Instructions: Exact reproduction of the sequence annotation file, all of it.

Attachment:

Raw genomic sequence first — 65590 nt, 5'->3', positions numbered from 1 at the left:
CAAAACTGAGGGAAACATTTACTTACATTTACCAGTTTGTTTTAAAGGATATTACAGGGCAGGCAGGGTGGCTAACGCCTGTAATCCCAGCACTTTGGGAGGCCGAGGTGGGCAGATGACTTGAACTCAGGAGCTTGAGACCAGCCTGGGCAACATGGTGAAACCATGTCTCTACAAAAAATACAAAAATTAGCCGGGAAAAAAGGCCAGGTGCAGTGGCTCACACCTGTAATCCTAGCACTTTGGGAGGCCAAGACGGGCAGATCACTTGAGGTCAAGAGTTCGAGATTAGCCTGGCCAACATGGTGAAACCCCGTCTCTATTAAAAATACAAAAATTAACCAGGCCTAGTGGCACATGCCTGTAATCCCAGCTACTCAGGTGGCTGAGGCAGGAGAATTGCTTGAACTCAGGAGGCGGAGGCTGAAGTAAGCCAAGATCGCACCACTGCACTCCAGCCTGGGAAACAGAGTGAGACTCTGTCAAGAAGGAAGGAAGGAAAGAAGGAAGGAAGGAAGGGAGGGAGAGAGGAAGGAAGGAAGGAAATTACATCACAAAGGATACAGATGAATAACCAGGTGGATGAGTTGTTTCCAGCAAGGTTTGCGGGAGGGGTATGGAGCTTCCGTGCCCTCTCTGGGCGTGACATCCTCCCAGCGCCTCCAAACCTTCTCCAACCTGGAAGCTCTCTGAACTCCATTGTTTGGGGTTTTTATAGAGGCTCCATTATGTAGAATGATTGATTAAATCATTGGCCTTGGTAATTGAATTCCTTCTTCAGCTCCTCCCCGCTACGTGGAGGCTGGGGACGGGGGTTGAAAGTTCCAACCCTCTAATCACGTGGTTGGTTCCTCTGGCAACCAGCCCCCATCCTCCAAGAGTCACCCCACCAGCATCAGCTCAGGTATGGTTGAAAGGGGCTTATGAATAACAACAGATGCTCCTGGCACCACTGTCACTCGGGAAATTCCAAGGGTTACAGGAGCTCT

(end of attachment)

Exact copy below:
Raw genomic sequence first — 65590 nt, 5'->3', positions numbered from 1 at the left:
CAAAACTGAGGGAAACATTTACTTACATTTACCAGTTTGTTTTAAAGGATATTACAGGGCAGGCAGGGTGGCTAACGCCTGTAATCCCAGCACTTTGGGAGGCCGAGGTGGGCAGATGACTTGAACTCAGGAGCTTGAGACCAGCCTGGGCAACATGGTGAAACCATGTCTCTACAAAAAATACAAAAATTAGCCGGGAAAAAAGGCCAGGTGCAGTGGCTCACACCTGTAATCCTAGCACTTTGGGAGGCCAAGACGGGCAGATCACTTGAGGTCAAGAGTTCGAGATTAGCCTGGCCAACATGGTGAAACCCCGTCTCTATTAAAAATACAAAAATTAACCAGGCCTAGTGGCACATGCCTGTAATCCCAGCTACTCAGGTGGCTGAGGCAGGAGAATTGCTTGAACTCAGGAGGCGGAGGCTGAAGTAAGCCAAGATCGCACCACTGCACTCCAGCCTGGGAAACAGAGTGAGACTCTGTCAAGAAGGAAGGAAGGAAAGAAGGAAGGAAGGAAGGGAGGGAGAGAGGAAGGAAGGAAGGAAATTACATCACAAAGGATACAGATGAATAACCAGGTGGATGAGTTGTTTCCAGCAAGGTTTGCGGGAGGGGTATGGAGCTTCCGTGCCCTCTCTGGGCGTGACATCCTCCCAGCGCCTCCAAACCTTCTCCAACCTGGAAGCTCTCTGAACTCCATTGTTTGGGGTTTTTATAGAGGCTCCATTATGTAGAATGATTGATTAAATCATTGGCCTTGGTAATTGAATTCCTTCTTCAGCTCCTCCCCGCTACGTGGAGGCTGGGGACGGGGGTTGAAAGTTCCAACCCTCTAATCACGTGGTTGGTTCCTCTGGCAACCAGCCCCCATCCTCCAAGAGTCACCCCACCAGCATCAGCTCAGGTATGGTTGAAAGGGGCTTATGAATAACAACAGATGCTCCTGGCACCACTGTCACTCGGGAAATTCCAAGGGTTACAGGAGCTCT